There is no denying that the appetite for computing power is growing. Whether that computing capacity is in Public cloud or private cloud is a choice often influenced by economics, applications, security and other data governance issues. Regardless of where the applications are hosted, there is also a need to continuously monitor the data center infrastructure along with applications and security threats that are constantly presented from within and outside of the data center. The modern network packet broker approach that has been introduced by Big Switch Networks allows customers to bring pervasive visibility in all parts of the data center by
- Centralizing the tool farms using a visibility fabric of TAP and SPAN ports. This tool farm could have security tools, application performance monitoring tools or any other type of tools that provide visibility to the production traffic.
- Managing the visibility fabric from a single point of control using modern approach with an SDN controller.
- Changing the economics of how visibility fabrics are designed by leveraging open networking switches (White Box or Brite Box) and allowing customers to tap and span every rack in data center, which is not possible with current expensive & proprietary systems that limit the span of how much traffic can be monitored.
Often, when people think of visibility fabrics or network packet brokers, they think of getting data from production DC network (or any network for that matter) and moving it efficiently to all the security and performance monitoring tools. What is even more interesting is when the visibility fabrics or network packet brokers have access to all this traffic, they can start to do things that are very important beyond just steering the traffic to the right set of tools, which is what an NPB needs to do at a minimum.
Enter Advanced Telemetry and Analytics with Big Monitoring Fabric (BMF)
By way of “brokering” the traffic between production data center pods and monitoring tools, network packet brokers have a unique place wherein they can peer inside a lot of interesting traffic and start to create a graph of some very useful data such as hosts within the network, DHCP servers, DNS servers, sFLOW data. By doing that, the Network packet broker or the visibility fabric in and of itself becomes another tool that provides value added information that operators find critical for debugging and monitoring the networks.
The host tracking feature of Big Monitoring Fabric works by snooping on the incoming ARP packets into BMF and building out the inventory of hosts by mapping them to incoming ports & creating an inventory of all the hosts seen in the network by way of having access to the traffic that is being monitored. Some of the key information that host tracking feature can provide is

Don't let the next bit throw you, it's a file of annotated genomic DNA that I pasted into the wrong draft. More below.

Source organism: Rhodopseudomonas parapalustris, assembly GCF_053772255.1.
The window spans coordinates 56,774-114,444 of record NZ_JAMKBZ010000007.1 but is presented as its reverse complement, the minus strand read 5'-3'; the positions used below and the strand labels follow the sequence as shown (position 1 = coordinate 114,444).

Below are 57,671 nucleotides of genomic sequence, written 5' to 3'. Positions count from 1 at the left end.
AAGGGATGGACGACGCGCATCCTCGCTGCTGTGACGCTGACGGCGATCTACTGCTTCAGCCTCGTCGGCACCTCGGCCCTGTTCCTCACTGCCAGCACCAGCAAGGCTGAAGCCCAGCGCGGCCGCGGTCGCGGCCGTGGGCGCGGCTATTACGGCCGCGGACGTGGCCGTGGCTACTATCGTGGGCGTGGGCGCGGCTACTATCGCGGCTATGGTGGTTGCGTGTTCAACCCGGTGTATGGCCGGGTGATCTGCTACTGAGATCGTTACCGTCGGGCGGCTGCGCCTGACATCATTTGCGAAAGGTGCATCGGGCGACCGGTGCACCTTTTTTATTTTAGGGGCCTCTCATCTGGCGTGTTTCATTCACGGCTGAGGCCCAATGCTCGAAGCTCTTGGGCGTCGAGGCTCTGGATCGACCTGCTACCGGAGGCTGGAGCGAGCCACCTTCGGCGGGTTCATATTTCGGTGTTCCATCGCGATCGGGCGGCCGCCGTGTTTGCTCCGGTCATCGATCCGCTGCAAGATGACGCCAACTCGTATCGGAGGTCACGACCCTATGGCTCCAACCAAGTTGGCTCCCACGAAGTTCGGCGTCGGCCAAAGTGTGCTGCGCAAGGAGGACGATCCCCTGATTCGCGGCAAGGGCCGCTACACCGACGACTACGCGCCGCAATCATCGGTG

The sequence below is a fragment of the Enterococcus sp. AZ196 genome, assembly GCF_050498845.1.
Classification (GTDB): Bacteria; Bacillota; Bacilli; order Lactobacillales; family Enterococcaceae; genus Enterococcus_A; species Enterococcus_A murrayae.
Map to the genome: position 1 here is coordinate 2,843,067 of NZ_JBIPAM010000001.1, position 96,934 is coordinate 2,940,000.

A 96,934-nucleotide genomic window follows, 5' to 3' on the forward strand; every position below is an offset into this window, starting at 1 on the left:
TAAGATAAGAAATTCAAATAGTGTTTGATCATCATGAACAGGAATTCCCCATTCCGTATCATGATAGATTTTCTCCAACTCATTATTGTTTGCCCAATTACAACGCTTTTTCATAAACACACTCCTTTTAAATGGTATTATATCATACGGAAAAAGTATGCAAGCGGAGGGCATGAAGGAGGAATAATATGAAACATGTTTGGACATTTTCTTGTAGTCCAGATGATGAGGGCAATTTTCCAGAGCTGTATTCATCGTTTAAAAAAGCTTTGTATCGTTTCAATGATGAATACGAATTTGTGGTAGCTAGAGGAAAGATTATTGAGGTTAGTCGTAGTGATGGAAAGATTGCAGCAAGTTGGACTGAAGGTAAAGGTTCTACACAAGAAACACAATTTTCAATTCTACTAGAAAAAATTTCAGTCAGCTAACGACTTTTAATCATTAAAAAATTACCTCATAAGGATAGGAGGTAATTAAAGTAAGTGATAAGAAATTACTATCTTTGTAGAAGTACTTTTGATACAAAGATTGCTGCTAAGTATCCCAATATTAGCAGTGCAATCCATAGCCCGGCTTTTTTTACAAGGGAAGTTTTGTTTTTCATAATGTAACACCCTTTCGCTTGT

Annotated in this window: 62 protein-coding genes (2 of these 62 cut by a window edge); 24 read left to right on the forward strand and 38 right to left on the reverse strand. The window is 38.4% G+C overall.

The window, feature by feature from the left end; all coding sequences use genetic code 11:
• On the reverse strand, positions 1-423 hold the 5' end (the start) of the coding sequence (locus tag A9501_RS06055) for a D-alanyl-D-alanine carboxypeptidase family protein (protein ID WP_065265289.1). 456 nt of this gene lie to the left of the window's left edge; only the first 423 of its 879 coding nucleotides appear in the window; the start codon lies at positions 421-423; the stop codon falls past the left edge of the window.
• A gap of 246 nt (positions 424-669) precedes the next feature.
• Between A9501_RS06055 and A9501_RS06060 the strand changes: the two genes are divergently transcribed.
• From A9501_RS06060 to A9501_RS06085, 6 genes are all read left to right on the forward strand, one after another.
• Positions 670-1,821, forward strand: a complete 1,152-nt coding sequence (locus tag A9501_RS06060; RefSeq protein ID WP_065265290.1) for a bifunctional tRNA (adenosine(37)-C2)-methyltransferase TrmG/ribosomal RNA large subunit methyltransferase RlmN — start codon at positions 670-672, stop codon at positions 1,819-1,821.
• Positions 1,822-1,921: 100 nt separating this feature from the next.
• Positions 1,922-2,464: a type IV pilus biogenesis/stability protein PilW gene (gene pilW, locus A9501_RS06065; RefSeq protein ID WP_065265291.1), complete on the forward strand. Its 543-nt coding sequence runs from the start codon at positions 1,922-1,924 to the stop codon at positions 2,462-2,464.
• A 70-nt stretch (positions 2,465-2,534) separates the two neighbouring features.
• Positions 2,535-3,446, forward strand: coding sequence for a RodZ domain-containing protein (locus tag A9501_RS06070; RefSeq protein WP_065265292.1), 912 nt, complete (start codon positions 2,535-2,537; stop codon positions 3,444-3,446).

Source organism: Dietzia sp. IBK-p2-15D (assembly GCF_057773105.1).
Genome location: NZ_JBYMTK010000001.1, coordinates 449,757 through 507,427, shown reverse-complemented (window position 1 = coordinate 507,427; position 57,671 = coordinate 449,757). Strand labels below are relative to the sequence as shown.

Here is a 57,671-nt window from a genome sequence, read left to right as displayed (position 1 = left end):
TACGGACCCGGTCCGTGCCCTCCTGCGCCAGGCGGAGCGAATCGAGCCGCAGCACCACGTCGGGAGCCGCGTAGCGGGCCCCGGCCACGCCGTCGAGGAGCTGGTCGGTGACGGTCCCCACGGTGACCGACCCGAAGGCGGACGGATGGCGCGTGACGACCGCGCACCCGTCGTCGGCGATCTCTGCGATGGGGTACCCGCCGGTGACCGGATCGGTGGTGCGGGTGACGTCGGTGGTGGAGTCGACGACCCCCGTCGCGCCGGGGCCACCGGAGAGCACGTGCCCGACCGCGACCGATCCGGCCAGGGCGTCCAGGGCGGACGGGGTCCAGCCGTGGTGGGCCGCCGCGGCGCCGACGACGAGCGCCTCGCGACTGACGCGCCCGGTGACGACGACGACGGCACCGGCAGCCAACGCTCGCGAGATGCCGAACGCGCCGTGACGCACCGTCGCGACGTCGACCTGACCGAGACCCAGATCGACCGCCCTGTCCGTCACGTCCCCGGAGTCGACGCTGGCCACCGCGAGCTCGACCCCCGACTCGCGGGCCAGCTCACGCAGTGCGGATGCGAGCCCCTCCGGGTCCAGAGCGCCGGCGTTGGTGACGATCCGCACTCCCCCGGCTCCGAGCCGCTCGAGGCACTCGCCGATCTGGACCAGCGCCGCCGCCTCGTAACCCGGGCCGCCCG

- Tracks host’s IP ownership history
- Tracks IP address spoofing
- Tracks host’s movement
- Tracks dead hosts & VMs if they have not been in use for a while.
DNS/DHCP Server Tracking
Another data set that is captured and analyzed by Big Monitoring Fabric is all the DHCP and DNS transactions. This allows BMF to track all the DHCP and DNS servers in the network and presented to the operator. This way, network operators can easily determine if there are rogue DHCP/DNS servers in the network or DNS servers that are not preferred but used by end customers.
Besides tracking hosts, DHCP and DNS related data, Big Monitoring Fabric also runs sFLOW by default on the visibility fabric and can send flow information to an existing sFLOW collector or to a BMF analytics virtual machine (more on that in a moment). Essentially, a visibility fabric can offload the sflow collection from production DC fabric to out of band visibility fabric.
Analytics Virtual Machine
Big Monitoring Fabric can collect the information about hosts, DHCP, DNS servers and can do sflow generation. Besides doing that in real time, it can also send this information to BMF analytics virtual machine. The BMF analytics virtual machine is separate and independent from the BMF controller such that it can continue to collect all the historic data from the controller and provide a historic view of this data rather than real time view which is what the controller is responsible for. Additionally, this VM can also serve as an sflow collector.
A very interesting use case of BMF analytics VM is to be able to figure out any traffic anomalies in the network. For example , if the network is slow at a specific time of day, a report can be generated with an sFLOW data to look at the top talkers & figure out if that is contributing to network slowness.
As an example, we can see that traffic spiked within a specific time window between two hosts as shown below.
In summary, Big Monitoring Fabric does not only serve as network packet broker but provide vastly more intelligent services to enable unprecedented levels of visibility for the data center to enable quicker time to resolution and detecting any security and traffic anomalies.
Here is a video demo of the BMF analytics.